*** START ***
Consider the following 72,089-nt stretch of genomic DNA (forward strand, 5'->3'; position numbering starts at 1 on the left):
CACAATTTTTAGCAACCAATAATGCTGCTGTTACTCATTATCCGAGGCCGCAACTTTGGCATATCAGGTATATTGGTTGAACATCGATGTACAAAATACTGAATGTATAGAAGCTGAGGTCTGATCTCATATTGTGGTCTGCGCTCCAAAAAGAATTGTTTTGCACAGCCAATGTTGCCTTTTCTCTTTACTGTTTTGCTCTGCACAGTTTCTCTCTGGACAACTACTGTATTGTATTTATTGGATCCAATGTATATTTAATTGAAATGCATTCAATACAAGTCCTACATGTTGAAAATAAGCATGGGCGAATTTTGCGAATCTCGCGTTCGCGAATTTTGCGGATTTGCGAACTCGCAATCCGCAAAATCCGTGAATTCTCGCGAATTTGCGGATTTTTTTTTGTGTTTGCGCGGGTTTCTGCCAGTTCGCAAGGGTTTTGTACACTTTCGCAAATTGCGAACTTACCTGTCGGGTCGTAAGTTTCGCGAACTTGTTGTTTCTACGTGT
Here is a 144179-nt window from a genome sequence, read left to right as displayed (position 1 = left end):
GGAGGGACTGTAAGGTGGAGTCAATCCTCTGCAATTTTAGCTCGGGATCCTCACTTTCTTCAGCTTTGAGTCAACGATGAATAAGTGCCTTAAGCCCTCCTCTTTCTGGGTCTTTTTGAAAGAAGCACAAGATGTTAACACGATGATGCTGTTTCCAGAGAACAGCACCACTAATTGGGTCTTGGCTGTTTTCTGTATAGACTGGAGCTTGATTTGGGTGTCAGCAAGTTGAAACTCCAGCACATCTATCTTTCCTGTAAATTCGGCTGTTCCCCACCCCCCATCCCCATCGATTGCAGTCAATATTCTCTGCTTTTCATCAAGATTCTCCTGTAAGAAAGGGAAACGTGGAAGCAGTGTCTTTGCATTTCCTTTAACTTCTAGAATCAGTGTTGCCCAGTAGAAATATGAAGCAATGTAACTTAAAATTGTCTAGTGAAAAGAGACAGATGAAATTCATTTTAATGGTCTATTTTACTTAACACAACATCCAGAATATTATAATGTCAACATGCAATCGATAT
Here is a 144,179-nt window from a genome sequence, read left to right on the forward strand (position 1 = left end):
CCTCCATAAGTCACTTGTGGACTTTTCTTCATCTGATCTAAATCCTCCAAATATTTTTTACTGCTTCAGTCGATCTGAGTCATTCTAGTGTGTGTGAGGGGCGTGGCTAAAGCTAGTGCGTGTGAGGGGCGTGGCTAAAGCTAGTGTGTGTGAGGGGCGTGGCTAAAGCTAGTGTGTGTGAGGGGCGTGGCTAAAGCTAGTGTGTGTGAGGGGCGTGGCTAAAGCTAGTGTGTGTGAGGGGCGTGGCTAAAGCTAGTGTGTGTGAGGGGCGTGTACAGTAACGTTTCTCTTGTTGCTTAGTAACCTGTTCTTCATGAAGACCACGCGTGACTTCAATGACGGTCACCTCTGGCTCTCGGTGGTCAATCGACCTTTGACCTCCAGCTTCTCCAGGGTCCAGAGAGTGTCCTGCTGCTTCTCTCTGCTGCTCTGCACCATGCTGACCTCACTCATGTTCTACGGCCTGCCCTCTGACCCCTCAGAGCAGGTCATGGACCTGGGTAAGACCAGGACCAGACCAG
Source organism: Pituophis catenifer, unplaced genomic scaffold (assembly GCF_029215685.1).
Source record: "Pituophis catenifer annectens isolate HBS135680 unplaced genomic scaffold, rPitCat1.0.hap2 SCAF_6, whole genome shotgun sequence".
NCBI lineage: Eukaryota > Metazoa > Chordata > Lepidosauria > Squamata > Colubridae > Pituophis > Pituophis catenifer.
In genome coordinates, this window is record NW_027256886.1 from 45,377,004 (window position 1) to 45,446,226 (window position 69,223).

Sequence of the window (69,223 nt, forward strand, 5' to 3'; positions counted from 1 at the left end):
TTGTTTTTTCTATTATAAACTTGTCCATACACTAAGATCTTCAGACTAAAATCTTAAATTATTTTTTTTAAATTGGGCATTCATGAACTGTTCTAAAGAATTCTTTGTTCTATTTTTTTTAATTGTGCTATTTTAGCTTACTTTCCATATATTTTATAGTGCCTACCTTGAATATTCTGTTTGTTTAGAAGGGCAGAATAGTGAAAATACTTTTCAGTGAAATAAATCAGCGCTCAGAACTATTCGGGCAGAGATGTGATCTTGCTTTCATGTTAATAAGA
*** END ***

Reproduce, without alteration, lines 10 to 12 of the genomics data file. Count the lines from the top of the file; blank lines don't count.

In genome coordinates, this window is record NW_027256886.1 from 45,377,004 (window position 1) to 45,446,226 (window position 69,223).

Sequence of the window (69,223 nt, forward strand, 5' to 3'; positions counted from 1 at the left end):
TTGTTTTTTCTATTATAAACTTGTCCATACACTAAGATCTTCAGACTAAAATCTTAAATTATTTTTTTTAAATTGGGCATTCATGAACTGTTCTAAAGAATTCTTTGTTCTATTTTTTTTAATTGTGCTATTTTAGCTTACTTTCCATATATTTTATAGTGCCTACCTTGAATATTCTGTTTGTTTAGAAGGGCAGAATAGTGAAAATACTTTTCAGTGAAATAAATCAGCGCTCAGAACTATTCGGGCAGAGATGTGATCTTGCTTTCATGTTAATAAGA